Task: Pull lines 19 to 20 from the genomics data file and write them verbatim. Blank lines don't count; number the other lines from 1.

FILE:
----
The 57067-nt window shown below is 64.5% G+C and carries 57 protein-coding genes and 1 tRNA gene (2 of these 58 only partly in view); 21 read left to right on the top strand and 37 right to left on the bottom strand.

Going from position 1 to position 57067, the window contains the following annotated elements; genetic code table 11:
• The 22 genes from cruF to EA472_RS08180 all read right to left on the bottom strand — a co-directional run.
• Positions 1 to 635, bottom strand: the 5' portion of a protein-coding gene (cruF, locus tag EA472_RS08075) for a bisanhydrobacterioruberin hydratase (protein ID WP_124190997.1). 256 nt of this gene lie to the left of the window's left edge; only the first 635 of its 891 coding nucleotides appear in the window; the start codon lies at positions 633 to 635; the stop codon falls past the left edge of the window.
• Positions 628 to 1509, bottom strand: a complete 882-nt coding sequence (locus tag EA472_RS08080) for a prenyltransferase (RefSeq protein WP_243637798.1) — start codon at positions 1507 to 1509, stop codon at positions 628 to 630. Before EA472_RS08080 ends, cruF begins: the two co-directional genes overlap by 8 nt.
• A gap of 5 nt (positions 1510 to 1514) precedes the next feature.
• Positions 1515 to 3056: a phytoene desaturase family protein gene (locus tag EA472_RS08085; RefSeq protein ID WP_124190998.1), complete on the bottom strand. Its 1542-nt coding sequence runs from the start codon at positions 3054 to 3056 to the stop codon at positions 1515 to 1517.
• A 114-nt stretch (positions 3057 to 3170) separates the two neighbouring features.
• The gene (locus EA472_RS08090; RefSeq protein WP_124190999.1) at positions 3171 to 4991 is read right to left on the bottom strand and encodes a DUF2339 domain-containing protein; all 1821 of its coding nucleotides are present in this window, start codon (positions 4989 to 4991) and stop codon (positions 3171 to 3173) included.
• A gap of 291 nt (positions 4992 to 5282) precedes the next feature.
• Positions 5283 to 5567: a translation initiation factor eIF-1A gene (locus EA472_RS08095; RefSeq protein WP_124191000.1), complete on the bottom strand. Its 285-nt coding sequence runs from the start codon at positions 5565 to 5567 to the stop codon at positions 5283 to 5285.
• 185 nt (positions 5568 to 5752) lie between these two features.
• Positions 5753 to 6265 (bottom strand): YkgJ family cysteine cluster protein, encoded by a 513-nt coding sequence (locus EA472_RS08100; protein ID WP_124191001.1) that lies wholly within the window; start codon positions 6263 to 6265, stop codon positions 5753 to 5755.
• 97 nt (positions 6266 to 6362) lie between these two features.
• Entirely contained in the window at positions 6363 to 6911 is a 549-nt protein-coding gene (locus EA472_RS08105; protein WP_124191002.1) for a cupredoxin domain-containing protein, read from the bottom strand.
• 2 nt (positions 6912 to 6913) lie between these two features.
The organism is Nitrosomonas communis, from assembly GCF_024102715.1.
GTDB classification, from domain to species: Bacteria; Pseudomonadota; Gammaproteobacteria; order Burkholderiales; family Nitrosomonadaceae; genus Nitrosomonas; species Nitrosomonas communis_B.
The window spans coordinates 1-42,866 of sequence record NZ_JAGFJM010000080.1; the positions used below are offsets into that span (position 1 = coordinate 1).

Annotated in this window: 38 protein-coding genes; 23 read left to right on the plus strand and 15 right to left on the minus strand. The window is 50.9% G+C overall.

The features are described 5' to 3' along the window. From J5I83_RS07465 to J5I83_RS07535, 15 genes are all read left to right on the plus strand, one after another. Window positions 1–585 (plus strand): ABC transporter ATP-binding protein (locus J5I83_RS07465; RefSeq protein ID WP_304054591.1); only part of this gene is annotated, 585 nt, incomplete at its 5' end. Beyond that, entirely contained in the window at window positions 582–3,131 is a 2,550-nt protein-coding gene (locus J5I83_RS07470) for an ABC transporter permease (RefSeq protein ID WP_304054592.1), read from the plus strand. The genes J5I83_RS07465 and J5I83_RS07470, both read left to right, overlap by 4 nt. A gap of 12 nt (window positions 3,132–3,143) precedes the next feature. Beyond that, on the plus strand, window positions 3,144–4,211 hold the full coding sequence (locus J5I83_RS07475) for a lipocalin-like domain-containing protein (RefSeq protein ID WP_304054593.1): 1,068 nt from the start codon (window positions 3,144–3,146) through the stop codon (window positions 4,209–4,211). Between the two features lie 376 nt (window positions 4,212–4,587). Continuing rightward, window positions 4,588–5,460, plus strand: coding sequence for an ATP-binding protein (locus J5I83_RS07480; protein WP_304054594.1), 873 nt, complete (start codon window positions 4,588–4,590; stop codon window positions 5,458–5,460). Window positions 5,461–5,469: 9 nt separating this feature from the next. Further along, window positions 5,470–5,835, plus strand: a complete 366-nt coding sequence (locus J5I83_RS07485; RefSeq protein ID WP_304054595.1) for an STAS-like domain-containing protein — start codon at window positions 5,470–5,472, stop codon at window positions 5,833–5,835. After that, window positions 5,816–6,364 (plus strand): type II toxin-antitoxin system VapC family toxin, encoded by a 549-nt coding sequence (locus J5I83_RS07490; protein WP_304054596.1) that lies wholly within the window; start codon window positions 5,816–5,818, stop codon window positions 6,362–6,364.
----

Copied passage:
The window spans coordinates 1-42,866 of sequence record NZ_JAGFJM010000080.1; the positions used below are offsets into that span (position 1 = coordinate 1).

Annotated in this window: 38 protein-coding genes; 23 read left to right on the plus strand and 15 right to left on the minus strand. The window is 50.9% G+C overall.